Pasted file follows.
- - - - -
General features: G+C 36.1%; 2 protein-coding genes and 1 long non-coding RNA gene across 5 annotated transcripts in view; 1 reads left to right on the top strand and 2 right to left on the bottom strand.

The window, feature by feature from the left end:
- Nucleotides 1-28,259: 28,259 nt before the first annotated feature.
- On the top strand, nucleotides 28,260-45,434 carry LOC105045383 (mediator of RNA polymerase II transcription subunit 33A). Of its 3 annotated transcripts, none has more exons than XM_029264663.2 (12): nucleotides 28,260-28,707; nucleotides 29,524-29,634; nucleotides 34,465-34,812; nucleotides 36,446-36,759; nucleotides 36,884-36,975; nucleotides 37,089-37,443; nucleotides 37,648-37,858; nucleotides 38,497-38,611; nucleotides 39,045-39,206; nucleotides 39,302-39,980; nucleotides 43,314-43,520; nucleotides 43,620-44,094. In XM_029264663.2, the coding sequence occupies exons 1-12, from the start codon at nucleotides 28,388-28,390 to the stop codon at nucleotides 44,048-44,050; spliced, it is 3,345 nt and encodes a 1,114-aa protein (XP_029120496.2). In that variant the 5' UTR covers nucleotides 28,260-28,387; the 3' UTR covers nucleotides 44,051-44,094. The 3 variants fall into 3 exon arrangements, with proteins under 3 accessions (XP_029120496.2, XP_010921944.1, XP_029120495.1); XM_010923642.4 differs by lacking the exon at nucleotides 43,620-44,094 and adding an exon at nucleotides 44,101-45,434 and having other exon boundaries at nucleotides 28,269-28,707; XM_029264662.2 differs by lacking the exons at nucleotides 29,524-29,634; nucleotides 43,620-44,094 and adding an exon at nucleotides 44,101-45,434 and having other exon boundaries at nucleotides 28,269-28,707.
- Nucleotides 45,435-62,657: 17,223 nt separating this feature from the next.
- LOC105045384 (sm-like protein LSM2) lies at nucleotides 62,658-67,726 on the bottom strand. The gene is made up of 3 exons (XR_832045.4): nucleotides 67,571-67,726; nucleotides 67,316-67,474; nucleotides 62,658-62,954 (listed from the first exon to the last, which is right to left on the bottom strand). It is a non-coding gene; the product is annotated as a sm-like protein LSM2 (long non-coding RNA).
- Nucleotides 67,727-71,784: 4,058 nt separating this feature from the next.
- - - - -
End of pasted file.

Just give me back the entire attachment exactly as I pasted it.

General features: G+C 36.1%; 2 protein-coding genes and 1 long non-coding RNA gene across 5 annotated transcripts in view; 1 reads left to right on the top strand and 2 right to left on the bottom strand.

The window, feature by feature from the left end:
- Nucleotides 1-28,259: 28,259 nt before the first annotated feature.
- On the top strand, nucleotides 28,260-45,434 carry LOC105045383 (mediator of RNA polymerase II transcription subunit 33A). Of its 3 annotated transcripts, none has more exons than XM_029264663.2 (12): nucleotides 28,260-28,707; nucleotides 29,524-29,634; nucleotides 34,465-34,812; nucleotides 36,446-36,759; nucleotides 36,884-36,975; nucleotides 37,089-37,443; nucleotides 37,648-37,858; nucleotides 38,497-38,611; nucleotides 39,045-39,206; nucleotides 39,302-39,980; nucleotides 43,314-43,520; nucleotides 43,620-44,094. In XM_029264663.2, the coding sequence occupies exons 1-12, from the start codon at nucleotides 28,388-28,390 to the stop codon at nucleotides 44,048-44,050; spliced, it is 3,345 nt and encodes a 1,114-aa protein (XP_029120496.2). In that variant the 5' UTR covers nucleotides 28,260-28,387; the 3' UTR covers nucleotides 44,051-44,094. The 3 variants fall into 3 exon arrangements, with proteins under 3 accessions (XP_029120496.2, XP_010921944.1, XP_029120495.1); XM_010923642.4 differs by lacking the exon at nucleotides 43,620-44,094 and adding an exon at nucleotides 44,101-45,434 and having other exon boundaries at nucleotides 28,269-28,707; XM_029264662.2 differs by lacking the exons at nucleotides 29,524-29,634; nucleotides 43,620-44,094 and adding an exon at nucleotides 44,101-45,434 and having other exon boundaries at nucleotides 28,269-28,707.
- Nucleotides 45,435-62,657: 17,223 nt separating this feature from the next.
- LOC105045384 (sm-like protein LSM2) lies at nucleotides 62,658-67,726 on the bottom strand. The gene is made up of 3 exons (XR_832045.4): nucleotides 67,571-67,726; nucleotides 67,316-67,474; nucleotides 62,658-62,954 (listed from the first exon to the last, which is right to left on the bottom strand). It is a non-coding gene; the product is annotated as a sm-like protein LSM2 (long non-coding RNA).
- Nucleotides 67,727-71,784: 4,058 nt separating this feature from the next.